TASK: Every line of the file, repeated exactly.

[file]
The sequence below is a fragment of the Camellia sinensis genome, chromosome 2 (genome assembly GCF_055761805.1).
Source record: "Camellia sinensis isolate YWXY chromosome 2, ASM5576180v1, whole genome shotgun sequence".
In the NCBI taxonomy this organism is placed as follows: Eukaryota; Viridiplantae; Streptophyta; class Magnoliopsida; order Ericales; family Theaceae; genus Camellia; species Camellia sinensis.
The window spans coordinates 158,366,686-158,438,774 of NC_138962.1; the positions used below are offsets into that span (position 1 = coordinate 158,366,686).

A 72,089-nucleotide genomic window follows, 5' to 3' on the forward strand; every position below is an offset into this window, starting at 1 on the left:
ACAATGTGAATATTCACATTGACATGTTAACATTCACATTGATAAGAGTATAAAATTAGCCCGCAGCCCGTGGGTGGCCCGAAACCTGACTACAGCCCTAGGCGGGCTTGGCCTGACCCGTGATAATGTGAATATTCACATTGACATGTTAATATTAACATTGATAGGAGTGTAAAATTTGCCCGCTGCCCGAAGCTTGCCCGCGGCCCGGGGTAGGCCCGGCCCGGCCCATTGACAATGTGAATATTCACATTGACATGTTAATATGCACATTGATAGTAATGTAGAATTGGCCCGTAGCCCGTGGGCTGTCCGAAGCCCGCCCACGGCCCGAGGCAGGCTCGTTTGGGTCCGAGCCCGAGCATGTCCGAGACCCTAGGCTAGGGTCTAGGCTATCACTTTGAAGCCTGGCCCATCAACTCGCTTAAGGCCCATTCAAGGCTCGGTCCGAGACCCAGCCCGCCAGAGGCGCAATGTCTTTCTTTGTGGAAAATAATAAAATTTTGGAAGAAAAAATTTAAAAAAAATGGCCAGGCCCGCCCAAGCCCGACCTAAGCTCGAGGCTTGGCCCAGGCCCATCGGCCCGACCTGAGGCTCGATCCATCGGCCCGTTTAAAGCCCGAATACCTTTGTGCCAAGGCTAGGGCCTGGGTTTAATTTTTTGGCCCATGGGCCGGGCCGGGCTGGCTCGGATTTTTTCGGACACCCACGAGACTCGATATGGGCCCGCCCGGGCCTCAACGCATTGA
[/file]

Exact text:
The sequence below is a fragment of the Camellia sinensis genome, chromosome 2 (genome assembly GCF_055761805.1).
Source record: "Camellia sinensis isolate YWXY chromosome 2, ASM5576180v1, whole genome shotgun sequence".
In the NCBI taxonomy this organism is placed as follows: Eukaryota; Viridiplantae; Streptophyta; class Magnoliopsida; order Ericales; family Theaceae; genus Camellia; species Camellia sinensis.
The window spans coordinates 158,366,686-158,438,774 of NC_138962.1; the positions used below are offsets into that span (position 1 = coordinate 158,366,686).

A 72,089-nucleotide genomic window follows, 5' to 3' on the forward strand; every position below is an offset into this window, starting at 1 on the left:
ACAATGTGAATATTCACATTGACATGTTAACATTCACATTGATAAGAGTATAAAATTAGCCCGCAGCCCGTGGGTGGCCCGAAACCTGACTACAGCCCTAGGCGGGCTTGGCCTGACCCGTGATAATGTGAATATTCACATTGACATGTTAATATTAACATTGATAGGAGTGTAAAATTTGCCCGCTGCCCGAAGCTTGCCCGCGGCCCGGGGTAGGCCCGGCCCGGCCCATTGACAATGTGAATATTCACATTGACATGTTAATATGCACATTGATAGTAATGTAGAATTGGCCCGTAGCCCGTGGGCTGTCCGAAGCCCGCCCACGGCCCGAGGCAGGCTCGTTTGGGTCCGAGCCCGAGCATGTCCGAGACCCTAGGCTAGGGTCTAGGCTATCACTTTGAAGCCTGGCCCATCAACTCGCTTAAGGCCCATTCAAGGCTCGGTCCGAGACCCAGCCCGCCAGAGGCGCAATGTCTTTCTTTGTGGAAAATAATAAAATTTTGGAAGAAAAAATTTAAAAAAAATGGCCAGGCCCGCCCAAGCCCGACCTAAGCTCGAGGCTTGGCCCAGGCCCATCGGCCCGACCTGAGGCTCGATCCATCGGCCCGTTTAAAGCCCGAATACCTTTGTGCCAAGGCTAGGGCCTGGGTTTAATTTTTTGGCCCATGGGCCGGGCCGGGCTGGCTCGGATTTTTTCGGACACCCACGAGACTCGATATGGGCCCGCCCGGGCCTCAACGCATTGA